Review: Once Upon A Reunion

Author: Nithya Sashi.
Genre: Literary Fiction. 
Rating: đŸ«đŸ«đŸ«đŸŹ


Have you ever sat late into the night, going over hundreds of 'what-if' scenarios?
Have you loved someone to the point of losing your mind?

Like most Indian women who have loved, lost, and settled for an arranged marriage, Nirmala secretly pines for her ex, Suresh, even as she leads a happy, mostly peaceful life with Sreenivas, her husband.

Memories of her first love resurface occasionally, disturbing her present life.

Unable to fully love Sreenivas with the insane intensity she had felt for Suresh, she is conflicted and living in a parallel world, always tormented by the probability of a what-if!

It is at this time that her school friends plan a high school reunion, which Suresh would also be attending. Nirmala sees this as an opportunity to bring a closure to that chapter of her life. But she is torn by the uncertainty and the upheaval this might cause. She fears that her meeting with her ex-boyfriend might ruthlessly tear apart the delicate fabric of her marriage.

And at the reunion, her world turns on its head.

Suresh is found dead.

Was it suicide? If not, who was the murderer?

Nirmala is crippled by the shock. But blame quickly falls on her as the ex with a motive and before she realizes she is in the police net.

How does she manage to escape? And what effect does this have on her marriage?

Cover Review:

Simply said, the author needs to get a new cover. Maybe a professional one?

Book Review:

Reading the blurb, I'd thought the story would be a lot of mystery (who killed her ex-lover?) and a bit of drama (why can't she stop thinking about her ex?) But unfortunately, it turned out to be the other way around. The murder takes place when the book was already 80% done, I kid you not.

The writing itself was pretty well thought out and interesting and frankly saying I'd have enjoyed this book a lot more if I hadn't been expecting it to be a suspense novel. 

I found some parts of the book too melodramatic. For example, there was a whole page (kindle wise) that talked about nothing but the smell of the protagonist's lover's saliva. Honestly. 

All in all, I think it could've been a lot better if the murder happened before all the drama and if, as a reader, I'd been given clues as to who could be the murderer and also a chance to solve the mystery myself instead of dumping it all on me in the last 10% of the story.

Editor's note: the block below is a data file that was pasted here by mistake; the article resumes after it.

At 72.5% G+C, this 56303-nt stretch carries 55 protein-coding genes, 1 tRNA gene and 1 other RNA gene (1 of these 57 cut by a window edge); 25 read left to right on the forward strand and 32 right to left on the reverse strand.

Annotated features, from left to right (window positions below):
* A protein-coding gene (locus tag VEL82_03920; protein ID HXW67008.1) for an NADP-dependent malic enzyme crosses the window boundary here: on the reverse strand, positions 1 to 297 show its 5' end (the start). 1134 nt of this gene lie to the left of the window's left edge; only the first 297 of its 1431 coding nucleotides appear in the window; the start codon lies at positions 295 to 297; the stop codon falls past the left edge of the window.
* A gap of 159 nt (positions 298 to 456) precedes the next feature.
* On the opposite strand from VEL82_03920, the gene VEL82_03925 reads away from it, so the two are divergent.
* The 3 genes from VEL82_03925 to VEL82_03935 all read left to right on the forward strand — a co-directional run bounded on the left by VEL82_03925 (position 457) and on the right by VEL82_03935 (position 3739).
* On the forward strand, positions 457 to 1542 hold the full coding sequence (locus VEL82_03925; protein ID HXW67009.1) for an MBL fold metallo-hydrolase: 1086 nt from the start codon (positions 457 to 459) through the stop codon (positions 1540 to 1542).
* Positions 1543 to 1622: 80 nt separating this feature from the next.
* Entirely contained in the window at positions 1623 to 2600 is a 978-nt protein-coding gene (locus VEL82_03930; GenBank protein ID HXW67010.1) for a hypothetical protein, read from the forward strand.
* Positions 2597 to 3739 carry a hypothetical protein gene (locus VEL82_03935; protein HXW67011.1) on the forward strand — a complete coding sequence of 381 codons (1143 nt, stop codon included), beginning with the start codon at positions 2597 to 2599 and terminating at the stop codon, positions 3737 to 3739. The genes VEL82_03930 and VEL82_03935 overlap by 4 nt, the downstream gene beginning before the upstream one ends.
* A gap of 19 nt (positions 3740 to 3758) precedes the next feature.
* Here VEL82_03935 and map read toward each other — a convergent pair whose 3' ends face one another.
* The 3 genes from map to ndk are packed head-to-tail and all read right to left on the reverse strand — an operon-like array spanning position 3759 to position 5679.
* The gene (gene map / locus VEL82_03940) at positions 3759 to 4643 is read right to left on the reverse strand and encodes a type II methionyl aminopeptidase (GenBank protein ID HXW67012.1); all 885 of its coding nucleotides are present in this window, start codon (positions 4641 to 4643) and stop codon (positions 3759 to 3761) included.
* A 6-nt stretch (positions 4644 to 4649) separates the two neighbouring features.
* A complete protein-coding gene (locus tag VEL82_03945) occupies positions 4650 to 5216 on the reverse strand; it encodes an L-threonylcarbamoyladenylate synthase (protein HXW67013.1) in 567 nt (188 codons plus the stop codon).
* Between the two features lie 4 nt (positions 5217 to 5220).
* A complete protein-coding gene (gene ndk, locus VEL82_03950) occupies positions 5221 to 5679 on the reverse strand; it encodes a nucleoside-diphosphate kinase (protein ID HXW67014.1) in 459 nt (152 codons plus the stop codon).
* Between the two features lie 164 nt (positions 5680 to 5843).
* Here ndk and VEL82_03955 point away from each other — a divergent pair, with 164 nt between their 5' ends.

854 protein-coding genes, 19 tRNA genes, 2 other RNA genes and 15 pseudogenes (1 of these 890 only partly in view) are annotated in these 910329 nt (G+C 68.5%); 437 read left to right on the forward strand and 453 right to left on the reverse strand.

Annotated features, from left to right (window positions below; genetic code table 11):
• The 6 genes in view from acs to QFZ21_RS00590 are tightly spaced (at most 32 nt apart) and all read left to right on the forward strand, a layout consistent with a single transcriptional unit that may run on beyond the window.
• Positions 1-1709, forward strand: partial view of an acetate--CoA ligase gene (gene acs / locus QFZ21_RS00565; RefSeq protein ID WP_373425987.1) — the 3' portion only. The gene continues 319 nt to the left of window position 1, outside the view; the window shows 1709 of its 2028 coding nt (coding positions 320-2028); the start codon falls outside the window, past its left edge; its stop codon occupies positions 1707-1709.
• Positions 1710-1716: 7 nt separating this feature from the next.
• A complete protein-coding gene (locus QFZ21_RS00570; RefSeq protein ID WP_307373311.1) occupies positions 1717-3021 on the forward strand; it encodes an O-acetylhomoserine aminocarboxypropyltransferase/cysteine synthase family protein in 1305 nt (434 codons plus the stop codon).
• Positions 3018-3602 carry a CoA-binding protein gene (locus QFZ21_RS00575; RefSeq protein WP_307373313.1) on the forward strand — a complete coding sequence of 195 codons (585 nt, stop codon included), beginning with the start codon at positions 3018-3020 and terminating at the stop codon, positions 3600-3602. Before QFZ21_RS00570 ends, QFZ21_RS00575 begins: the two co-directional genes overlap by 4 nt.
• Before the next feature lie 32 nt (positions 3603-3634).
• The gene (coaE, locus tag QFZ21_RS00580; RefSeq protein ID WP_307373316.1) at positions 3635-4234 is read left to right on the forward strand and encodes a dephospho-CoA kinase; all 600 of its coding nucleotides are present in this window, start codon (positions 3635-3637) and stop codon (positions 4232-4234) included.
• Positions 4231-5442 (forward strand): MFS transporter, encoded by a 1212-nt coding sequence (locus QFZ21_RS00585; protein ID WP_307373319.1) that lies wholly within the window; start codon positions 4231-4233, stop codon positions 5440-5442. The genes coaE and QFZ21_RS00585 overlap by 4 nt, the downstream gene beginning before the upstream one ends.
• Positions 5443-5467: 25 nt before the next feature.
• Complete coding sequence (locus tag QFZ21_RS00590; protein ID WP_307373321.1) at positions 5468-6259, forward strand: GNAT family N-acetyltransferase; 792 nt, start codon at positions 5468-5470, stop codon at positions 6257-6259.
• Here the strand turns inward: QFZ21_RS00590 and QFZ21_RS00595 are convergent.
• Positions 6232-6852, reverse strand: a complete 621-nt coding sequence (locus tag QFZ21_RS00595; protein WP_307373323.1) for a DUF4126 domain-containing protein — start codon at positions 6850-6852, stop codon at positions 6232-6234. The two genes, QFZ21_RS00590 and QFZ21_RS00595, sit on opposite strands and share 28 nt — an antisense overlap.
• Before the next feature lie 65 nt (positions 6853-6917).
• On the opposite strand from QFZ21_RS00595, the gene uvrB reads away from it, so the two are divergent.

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Review: Divyastra

Author: Nimish Tanna.
Genre: Fiction,  Suspense. 
Rating: đŸ«đŸ«đŸ«đŸ«đŸŹ


Thousands of years ago, Indian Yogis possessed the knowledge to obtain the weapons of the gods. However, this knowledge could only be transferred from a Guru to his disciple by word of mouth. In today’s world, one mystic, who calls himself Guruji, still possesses this knowledge and is using it to empower an innocent person’s life. Only, this empowerment could be a deception and the innocent person is a thirteen year old boy with a stutter...

In this intertwining tale, an ambitious yet unsuccessful Shankar, in search of his identity, is manipulated to embark on a never-told-before fantasy tale; only to rediscover the father he never knew and unmask the mystical Guruji.

Amidst this confounding concoction of ancient myths, deluding personas and dispersed emotions, will Shankar ever be able to separate fact from fiction and find his true identity?

Cover Review:

The cover is simple, yet a bit intriguing. I like the abstractness of it.

Book Review:

Divyastra was so deceptively good. I knew the moment I finished the first chapter that I was going to like it. It had all the elements you look for in a good book.

I started reading this book yesterday and finished it this morning,  because it was one of those books that you just can't stop reading. 

I loved how the storyline was divided into two threads and then intricately woven back together. It felt like such an adventure,  especially the ending when you start realising what the story was all about.

The only thing I could find lacking was character development. The characters in Shankar's grandpa's stories were well developed but his own character seemed pretty hollow to me.

Other than that minor setback though, Divyastra proved to be one of the best of the Indian literature I've ever read. So I wholeheartedly recommend you to go check this book out. You'll love it, especially the ending.

(P.S. I don't think the blurb does justice to the book.)

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